Informatics and Work - manifesto
We aim to develop a profile within the discipline of Informatics as it is understood in an international context, that is, as a technical subject area focusing on systems and interaction design, and design processes. Informatics, in our interpretation, is about systems in a broad sense, including people, artifacts and institutions. How this broader understanding of the concept of system can be integrated with a participatory design perspective is the main challenge we are addressing in our research.
We keep a shop-floor perspective, a deliberate near-sightedness, in our research work in the Informatics and Work group. This does not mean we shy away from theoretical discussions, but we do try to avoid a micro-macro dichotomy. We believe there is nothing as theoretical as a deep understanding of practice. Design practices, and the art of designing for sustainable IT support of work practices, are central issues in our research.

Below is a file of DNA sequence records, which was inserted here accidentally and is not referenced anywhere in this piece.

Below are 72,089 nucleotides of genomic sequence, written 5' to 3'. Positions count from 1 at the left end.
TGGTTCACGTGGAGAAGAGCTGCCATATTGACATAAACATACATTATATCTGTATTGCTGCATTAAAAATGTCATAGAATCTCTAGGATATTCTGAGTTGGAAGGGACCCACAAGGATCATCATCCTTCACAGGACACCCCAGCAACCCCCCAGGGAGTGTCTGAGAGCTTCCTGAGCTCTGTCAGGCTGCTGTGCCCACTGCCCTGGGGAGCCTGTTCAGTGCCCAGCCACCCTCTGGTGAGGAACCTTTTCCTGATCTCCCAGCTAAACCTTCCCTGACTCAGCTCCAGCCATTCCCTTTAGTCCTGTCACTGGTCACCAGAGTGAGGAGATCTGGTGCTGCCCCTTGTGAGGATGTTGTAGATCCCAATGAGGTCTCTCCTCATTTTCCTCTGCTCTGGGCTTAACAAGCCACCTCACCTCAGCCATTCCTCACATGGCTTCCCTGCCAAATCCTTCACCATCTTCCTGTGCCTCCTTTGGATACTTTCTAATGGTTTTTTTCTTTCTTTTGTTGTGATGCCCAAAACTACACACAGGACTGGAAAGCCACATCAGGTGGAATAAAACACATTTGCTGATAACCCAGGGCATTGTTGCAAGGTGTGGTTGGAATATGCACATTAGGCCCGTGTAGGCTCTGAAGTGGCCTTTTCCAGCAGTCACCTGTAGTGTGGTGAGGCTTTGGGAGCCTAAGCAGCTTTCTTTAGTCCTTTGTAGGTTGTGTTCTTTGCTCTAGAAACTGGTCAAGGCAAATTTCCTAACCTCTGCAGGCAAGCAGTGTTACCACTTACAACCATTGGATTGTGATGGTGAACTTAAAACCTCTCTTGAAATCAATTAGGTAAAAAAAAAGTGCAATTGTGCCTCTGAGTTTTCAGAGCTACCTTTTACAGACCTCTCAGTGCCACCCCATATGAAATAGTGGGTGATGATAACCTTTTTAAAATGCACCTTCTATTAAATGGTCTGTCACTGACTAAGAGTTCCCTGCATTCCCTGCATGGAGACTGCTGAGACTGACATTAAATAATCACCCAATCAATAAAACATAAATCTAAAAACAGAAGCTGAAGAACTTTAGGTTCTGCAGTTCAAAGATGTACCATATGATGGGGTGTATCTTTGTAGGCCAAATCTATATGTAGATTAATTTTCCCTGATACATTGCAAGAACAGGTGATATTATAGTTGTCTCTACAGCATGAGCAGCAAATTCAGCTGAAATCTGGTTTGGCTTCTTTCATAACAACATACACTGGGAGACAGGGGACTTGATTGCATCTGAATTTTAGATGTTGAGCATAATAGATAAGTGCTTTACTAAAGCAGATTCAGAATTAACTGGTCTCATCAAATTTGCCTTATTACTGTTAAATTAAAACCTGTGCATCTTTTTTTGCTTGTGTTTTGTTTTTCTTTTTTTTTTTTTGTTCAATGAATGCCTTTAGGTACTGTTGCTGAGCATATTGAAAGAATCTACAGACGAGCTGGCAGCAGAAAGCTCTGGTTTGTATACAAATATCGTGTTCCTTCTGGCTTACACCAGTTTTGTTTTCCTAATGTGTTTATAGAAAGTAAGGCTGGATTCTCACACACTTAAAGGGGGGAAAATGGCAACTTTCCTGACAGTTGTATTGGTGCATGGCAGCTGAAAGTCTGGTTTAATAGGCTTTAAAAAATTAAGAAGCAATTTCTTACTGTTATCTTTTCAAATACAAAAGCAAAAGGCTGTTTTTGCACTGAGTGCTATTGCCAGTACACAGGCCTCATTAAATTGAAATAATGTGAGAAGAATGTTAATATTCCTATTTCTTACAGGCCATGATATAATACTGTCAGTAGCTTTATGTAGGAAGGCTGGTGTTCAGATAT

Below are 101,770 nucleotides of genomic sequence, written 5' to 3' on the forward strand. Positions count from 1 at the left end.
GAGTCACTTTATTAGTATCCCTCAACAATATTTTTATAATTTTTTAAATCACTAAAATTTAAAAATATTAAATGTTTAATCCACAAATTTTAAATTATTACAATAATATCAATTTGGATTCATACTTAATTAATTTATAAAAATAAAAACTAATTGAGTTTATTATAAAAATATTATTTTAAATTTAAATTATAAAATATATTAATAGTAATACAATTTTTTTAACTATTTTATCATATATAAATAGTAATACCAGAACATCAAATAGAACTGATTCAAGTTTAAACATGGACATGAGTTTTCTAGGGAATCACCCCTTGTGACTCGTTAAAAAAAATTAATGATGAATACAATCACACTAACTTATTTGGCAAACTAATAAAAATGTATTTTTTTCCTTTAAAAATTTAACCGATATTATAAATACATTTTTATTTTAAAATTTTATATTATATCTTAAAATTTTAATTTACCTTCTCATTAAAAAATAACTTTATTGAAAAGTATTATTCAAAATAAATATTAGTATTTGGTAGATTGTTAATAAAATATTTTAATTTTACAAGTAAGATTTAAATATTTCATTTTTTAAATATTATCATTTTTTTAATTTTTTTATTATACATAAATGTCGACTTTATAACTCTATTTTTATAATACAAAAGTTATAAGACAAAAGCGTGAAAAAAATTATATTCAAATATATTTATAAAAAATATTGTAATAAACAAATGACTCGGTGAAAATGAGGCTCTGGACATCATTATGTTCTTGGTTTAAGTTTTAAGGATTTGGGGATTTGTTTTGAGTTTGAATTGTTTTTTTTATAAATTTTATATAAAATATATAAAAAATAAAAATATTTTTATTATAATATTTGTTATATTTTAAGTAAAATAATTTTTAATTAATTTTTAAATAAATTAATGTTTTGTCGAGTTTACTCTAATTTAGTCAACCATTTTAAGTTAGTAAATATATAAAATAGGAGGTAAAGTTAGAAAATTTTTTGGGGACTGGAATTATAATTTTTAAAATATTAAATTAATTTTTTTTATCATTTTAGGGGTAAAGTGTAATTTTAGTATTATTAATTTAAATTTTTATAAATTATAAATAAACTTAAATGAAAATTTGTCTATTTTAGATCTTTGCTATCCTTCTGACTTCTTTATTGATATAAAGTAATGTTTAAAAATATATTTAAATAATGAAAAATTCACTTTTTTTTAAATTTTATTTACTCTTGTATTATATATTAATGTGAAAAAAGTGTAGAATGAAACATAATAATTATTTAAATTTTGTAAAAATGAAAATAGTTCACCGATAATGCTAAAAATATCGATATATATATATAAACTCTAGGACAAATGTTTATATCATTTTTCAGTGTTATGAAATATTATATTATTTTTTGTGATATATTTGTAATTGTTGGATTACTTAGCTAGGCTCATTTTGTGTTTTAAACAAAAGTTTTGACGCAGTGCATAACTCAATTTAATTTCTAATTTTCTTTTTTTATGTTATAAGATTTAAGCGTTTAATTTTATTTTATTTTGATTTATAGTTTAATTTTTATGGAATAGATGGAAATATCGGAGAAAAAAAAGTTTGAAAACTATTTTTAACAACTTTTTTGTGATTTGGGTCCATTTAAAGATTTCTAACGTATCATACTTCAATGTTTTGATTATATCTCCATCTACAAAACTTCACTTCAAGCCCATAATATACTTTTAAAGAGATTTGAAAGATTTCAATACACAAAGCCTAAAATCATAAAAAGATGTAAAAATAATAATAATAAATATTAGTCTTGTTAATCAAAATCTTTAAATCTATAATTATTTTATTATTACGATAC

Focusing on people and practices
The Human Work Science perspective, as it has been developed over the past 15 years at Blekinge Institute of Technology, is a technical subject area which focuses on work practice and technology, and developmental work, learning and technology, as well as on skill and technology. We incorporate ethnographic field studies and an ethnomethodological approach with the ambition of informing design of IT, as used in Human Work Science, in our research approach.
"Thus, we come down to what is tangible and practical, as the root of every real distinction of thought, no matter how subtile it may be; and there is no distinction of meaning so fine as to consist in anything but a possible difference of practice."
Charles S. Peirce in "How to make our ideas clear", 1878.